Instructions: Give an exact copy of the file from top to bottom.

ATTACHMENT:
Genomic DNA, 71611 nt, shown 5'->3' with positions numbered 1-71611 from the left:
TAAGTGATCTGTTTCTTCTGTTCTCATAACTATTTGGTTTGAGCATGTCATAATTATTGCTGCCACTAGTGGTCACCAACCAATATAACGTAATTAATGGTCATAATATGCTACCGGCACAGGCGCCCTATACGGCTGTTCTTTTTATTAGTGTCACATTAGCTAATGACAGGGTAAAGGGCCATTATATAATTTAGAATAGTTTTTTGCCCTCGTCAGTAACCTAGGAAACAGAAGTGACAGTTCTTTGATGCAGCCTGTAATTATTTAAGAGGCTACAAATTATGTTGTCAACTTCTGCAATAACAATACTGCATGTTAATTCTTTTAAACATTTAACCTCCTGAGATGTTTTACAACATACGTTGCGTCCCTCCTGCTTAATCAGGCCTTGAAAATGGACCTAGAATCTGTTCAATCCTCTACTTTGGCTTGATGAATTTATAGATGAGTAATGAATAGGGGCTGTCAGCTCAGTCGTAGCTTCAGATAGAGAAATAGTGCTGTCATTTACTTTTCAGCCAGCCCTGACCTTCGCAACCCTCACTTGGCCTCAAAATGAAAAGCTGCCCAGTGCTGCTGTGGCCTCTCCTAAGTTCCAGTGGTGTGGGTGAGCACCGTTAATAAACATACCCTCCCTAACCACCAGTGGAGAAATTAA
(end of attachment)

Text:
Genomic DNA, 71611 nt, shown 5'->3' with positions numbered 1-71611 from the left:
TAAGTGATCTGTTTCTTCTGTTCTCATAACTATTTGGTTTGAGCATGTCATAATTATTGCTGCCACTAGTGGTCACCAACCAATATAACGTAATTAATGGTCATAATATGCTACCGGCACAGGCGCCCTATACGGCTGTTCTTTTTATTAGTGTCACATTAGCTAATGACAGGGTAAAGGGCCATTATATAATTTAGAATAGTTTTTTGCCCTCGTCAGTAACCTAGGAAACAGAAGTGACAGTTCTTTGATGCAGCCTGTAATTATTTAAGAGGCTACAAATTATGTTGTCAACTTCTGCAATAACAATACTGCATGTTAATTCTTTTAAACATTTAACCTCCTGAGATGTTTTACAACATACGTTGCGTCCCTCCTGCTTAATCAGGCCTTGAAAATGGACCTAGAATCTGTTCAATCCTCTACTTTGGCTTGATGAATTTATAGATGAGTAATGAATAGGGGCTGTCAGCTCAGTCGTAGCTTCAGATAGAGAAATAGTGCTGTCATTTACTTTTCAGCCAGCCCTGACCTTCGCAACCCTCACTTGGCCTCAAAATGAAAAGCTGCCCAGTGCTGCTGTGGCCTCTCCTAAGTTCCAGTGGTGTGGGTGAGCACCGTTAATAAACATACCCTCCCTAACCACCAGTGGAGAAATTAA